[ntp:questions] Re: Clock accuracy & auto setting : digital television does a crap job of providing time services...

You have no need to know anjahnoaoed at fl.net.invalid
Mon Apr 24 00:31:23 UTC 2006

Abandoning the right to remain silent, Richard B. Gilbert at Sun, 23 Apr
2006 11:11:40 -0400 said:

> You have no need to know wrote:
>> Abandoning the right to remain silent, Marc Brett at Fri, 21 Apr 2006
>> 08:40:57 +0100 said:
>>>On Thu, 20 Apr 2006 22:49:52 -0700, "Max Power"
>>><mikehack at u.washington.edu> wrote:
>>>>>i think my Sanyo HDTV switches to analog to set clock.
>>>>>ATSC time is always late ?
>>>>ATSC and DVB-T (DVB in general) are devoid of a 64 bit (or 80 bit)
>>>>clock packet (based on NTP and 'Unix Time').
>>>>For people to be forced to rely upon GNSS (Glonass, GPS, Galileo) for a
>>>>time signal is rather immoral when TV transmitters (and radio too,
>>>>remember RDS) pump out many megawatts of signal each day (globally).
>>>Immoral?  That's a bit strong, innit?  You don't NEED to rely on
>>>satellites for time signals.  There are many LF radio time signals, such
>>>as WWV, WWVB, WWVH, CHU, MSF, DCF77, and others.  CDMA cell phone towers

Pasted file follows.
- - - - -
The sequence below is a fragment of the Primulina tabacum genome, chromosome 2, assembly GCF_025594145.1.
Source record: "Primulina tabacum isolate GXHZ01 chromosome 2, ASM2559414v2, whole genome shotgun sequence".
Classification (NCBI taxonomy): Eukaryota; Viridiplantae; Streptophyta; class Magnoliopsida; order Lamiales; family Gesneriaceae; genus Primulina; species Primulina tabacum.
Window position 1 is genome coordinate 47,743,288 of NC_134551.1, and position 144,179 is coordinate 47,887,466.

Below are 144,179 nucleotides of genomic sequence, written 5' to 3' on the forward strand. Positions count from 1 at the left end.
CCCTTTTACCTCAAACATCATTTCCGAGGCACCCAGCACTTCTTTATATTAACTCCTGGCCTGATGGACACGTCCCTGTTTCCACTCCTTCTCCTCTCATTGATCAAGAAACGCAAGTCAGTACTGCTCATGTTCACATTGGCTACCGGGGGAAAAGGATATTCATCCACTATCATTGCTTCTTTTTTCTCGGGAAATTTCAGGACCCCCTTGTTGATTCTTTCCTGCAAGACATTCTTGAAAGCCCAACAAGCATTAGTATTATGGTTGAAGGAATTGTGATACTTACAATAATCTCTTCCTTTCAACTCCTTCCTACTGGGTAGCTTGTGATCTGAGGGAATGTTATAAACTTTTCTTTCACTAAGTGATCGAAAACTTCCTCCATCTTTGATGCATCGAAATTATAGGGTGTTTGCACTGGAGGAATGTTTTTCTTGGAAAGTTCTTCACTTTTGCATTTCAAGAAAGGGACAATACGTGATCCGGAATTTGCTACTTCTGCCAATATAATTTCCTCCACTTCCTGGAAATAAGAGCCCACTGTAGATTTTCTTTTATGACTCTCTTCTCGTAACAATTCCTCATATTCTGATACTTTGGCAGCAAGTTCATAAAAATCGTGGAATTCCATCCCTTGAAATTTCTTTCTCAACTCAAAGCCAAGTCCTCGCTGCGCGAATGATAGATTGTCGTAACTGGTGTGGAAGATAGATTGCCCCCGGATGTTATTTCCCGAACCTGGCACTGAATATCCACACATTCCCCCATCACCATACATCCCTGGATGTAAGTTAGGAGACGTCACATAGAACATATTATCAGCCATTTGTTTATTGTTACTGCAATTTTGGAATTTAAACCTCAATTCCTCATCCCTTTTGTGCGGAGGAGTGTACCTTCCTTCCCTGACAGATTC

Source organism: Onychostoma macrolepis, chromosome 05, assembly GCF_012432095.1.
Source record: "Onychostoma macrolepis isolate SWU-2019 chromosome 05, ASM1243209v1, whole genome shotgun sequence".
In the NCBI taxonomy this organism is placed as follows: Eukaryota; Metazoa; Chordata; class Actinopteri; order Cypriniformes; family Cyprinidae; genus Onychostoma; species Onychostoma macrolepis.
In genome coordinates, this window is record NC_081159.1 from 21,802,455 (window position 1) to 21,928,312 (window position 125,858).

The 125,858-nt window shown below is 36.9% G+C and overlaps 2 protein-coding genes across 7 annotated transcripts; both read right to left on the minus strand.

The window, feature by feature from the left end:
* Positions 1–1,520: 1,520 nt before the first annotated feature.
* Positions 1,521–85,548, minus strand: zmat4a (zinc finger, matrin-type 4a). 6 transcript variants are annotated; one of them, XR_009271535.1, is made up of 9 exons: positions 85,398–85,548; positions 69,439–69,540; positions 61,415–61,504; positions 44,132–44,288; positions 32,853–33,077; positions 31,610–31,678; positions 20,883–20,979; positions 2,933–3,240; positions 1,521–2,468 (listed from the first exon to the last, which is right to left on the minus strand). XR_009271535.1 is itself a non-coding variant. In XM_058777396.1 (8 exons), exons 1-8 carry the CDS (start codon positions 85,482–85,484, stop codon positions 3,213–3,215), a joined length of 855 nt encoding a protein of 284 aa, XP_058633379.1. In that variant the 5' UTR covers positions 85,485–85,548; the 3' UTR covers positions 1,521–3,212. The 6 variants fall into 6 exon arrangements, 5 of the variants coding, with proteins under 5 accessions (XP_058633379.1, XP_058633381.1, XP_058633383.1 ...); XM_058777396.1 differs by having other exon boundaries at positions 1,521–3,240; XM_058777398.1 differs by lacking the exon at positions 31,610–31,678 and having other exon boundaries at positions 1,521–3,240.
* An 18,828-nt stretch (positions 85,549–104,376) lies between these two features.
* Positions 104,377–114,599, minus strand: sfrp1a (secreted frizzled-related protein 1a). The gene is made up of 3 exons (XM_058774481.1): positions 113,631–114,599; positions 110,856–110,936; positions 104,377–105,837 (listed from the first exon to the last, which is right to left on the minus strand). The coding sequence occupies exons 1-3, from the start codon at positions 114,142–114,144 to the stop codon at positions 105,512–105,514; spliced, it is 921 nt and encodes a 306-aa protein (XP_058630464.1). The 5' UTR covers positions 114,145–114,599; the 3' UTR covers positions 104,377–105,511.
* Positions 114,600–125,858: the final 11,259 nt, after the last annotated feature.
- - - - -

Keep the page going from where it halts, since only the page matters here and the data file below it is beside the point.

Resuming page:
>>>broadcast a time signal.
>> Immoral sounds good to me. If you can point me in the direction of an LF
>> receiver that works in Australia I might reconsider.
>> Or a CDMA receiver at a price similar to one of those LF receivers that
>> everyone raves about.
> And where did the Lord assign anyone the duty to provide you with a time
> signal?  The United States Government built, launched, and maintains a
> network of twenty-seven GPS satellites at no cost to the Australian
> citizen.  A Garmin GPS18-LVC timing receiver will cost you less than $100
> US.

GLONASS probably does too. Not by the time you get a Garmin freighted
here, pay import duties, install an external antenna and power. It's
simpler to spend the extra and get a GPS clock http://www.gpsclock.com/

> The only "morality" involved is the questionable "morality" of believing
> that the world owes you a time signal at no cost to you.

I don't seem to recall saying the world owes me an LF receiver. I was
observing that 99% of the people who post here say how accurate and cheap
they are, when for a reasonable percentage of the earth's surface there is
no coverage.

> Perhaps the Japanese can help you out.  I seem to recall that JJY
> broadcasts a time signal; ISTR I heard it on 5MHz when I was stationed in
> Japan.

As observed in another post JJY 60 kHz can be received some of the time,
but why would anyone want a solution that only works occasionally.

Avoid reality at all costs.
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